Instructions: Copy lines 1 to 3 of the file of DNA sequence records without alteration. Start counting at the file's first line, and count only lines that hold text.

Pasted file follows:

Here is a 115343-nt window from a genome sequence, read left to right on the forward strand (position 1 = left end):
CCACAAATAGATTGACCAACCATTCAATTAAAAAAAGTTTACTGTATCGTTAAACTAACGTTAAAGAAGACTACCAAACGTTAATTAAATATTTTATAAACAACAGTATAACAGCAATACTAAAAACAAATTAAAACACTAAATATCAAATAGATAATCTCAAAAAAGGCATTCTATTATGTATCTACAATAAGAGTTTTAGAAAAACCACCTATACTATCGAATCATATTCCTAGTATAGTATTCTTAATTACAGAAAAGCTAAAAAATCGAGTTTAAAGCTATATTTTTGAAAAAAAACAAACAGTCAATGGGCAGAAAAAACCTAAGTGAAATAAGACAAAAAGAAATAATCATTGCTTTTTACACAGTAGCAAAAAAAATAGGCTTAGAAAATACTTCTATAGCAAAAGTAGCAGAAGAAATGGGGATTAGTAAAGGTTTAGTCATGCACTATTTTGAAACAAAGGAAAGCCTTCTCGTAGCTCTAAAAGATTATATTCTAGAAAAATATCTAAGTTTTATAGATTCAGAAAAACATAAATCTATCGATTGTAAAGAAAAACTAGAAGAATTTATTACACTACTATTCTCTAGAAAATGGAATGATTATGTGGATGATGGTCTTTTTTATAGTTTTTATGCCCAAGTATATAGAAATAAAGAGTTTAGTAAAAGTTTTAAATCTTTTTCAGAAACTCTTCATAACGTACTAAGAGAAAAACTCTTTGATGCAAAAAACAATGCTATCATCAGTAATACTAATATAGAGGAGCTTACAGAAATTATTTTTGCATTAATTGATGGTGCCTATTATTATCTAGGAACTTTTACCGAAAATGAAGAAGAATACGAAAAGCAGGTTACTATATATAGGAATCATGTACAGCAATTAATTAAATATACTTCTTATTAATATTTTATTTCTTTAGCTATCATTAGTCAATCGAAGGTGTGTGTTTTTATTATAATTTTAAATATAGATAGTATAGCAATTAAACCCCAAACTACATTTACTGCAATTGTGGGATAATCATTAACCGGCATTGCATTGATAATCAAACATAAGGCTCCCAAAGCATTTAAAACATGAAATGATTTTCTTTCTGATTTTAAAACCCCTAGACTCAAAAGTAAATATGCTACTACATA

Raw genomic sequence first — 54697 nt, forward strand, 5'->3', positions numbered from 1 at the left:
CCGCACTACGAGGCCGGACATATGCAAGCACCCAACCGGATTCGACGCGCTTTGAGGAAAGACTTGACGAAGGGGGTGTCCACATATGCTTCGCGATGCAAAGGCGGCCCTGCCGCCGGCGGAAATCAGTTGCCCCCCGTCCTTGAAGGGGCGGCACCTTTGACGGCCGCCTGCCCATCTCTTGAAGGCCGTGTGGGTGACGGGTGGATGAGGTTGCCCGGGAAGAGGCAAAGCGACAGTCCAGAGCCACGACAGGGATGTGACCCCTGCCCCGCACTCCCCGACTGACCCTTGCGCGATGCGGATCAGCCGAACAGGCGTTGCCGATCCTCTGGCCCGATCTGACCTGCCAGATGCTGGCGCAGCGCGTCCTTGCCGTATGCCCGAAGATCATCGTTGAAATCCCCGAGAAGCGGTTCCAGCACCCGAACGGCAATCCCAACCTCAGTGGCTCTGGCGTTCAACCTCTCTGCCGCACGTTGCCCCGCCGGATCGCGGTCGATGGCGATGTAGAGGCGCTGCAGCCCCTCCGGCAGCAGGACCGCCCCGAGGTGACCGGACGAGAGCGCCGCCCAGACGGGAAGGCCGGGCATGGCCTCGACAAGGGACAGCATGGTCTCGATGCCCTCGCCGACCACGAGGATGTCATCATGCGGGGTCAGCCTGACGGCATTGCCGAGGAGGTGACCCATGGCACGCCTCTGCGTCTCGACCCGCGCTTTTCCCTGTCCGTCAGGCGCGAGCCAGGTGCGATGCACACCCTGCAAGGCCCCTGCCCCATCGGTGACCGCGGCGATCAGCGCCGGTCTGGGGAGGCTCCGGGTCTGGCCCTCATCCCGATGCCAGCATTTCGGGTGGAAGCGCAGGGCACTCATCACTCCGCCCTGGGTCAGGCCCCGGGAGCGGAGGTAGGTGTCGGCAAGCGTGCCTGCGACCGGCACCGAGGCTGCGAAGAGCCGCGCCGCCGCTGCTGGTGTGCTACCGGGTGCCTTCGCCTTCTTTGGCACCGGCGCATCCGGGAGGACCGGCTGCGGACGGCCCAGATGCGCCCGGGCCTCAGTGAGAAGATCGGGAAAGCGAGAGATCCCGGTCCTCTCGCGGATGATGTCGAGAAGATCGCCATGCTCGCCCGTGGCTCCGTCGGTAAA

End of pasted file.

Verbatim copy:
Here is a 115343-nt window from a genome sequence, read left to right on the forward strand (position 1 = left end):
CCACAAATAGATTGACCAACCATTCAATTAAAAAAAGTTTACTGTATCGTTAAACTAACGTTAAAGAAGACTACCAAACGTTAATTAAATATTTTATAAACAACAGTATAACAGCAATACTAAAAACAAATTAAAACACTAAATATCAAATAGATAATCTCAAAAAAGGCATTCTATTATGTATCTACAATAAGAGTTTTAGAAAAACCACCTATACTATCGAATCATATTCCTAGTATAGTATTCTTAATTACAGAAAAGCTAAAAAATCGAGTTTAAAGCTATATTTTTGAAAAAAAACAAACAGTCAATGGGCAGAAAAAACCTAAGTGAAATAAGACAAAAAGAAATAATCATTGCTTTTTACACAGTAGCAAAAAAAATAGGCTTAGAAAATACTTCTATAGCAAAAGTAGCAGAAGAAATGGGGATTAGTAAAGGTTTAGTCATGCACTATTTTGAAACAAAGGAAAGCCTTCTCGTAGCTCTAAAAGATTATATTCTAGAAAAATATCTAAGTTTTATAGATTCAGAAAAACATAAATCTATCGATTGTAAAGAAAAACTAGAAGAATTTATTACACTACTATTCTCTAGAAAATGGAATGATTATGTGGATGATGGTCTTTTTTATAGTTTTTATGCCCAAGTATATAGAAATAAAGAGTTTAGTAAAAGTTTTAAATCTTTTTCAGAAACTCTTCATAACGTACTAAGAGAAAAACTCTTTGATGCAAAAAACAATGCTATCATCAGTAATACTAATATAGAGGAGCTTACAGAAATTATTTTTGCATTAATTGATGGTGCCTATTATTATCTAGGAACTTTTACCGAAAATGAAGAAGAATACGAAAAGCAGGTTACTATATATAGGAATCATGTACAGCAATTAATTAAATATACTTCTTATTAATATTTTATTTCTTTAGCTATCATTAGTCAATCGAAGGTGTGTGTTTTTATTATAATTTTAAATATAGATAGTATAGCAATTAAACCCCAAACTACATTTACTGCAATTGTGGGATAATCATTAACCGGCATTGCATTGATAATCAAACATAAGGCTCCCAAAGCATTTAAAACATGAAATGATTTTCTTTCTGATTTTAAAACCCCTAGACTCAAAAGTAAATATGCTACTACATA

Raw genomic sequence first — 54697 nt, forward strand, 5'->3', positions numbered from 1 at the left: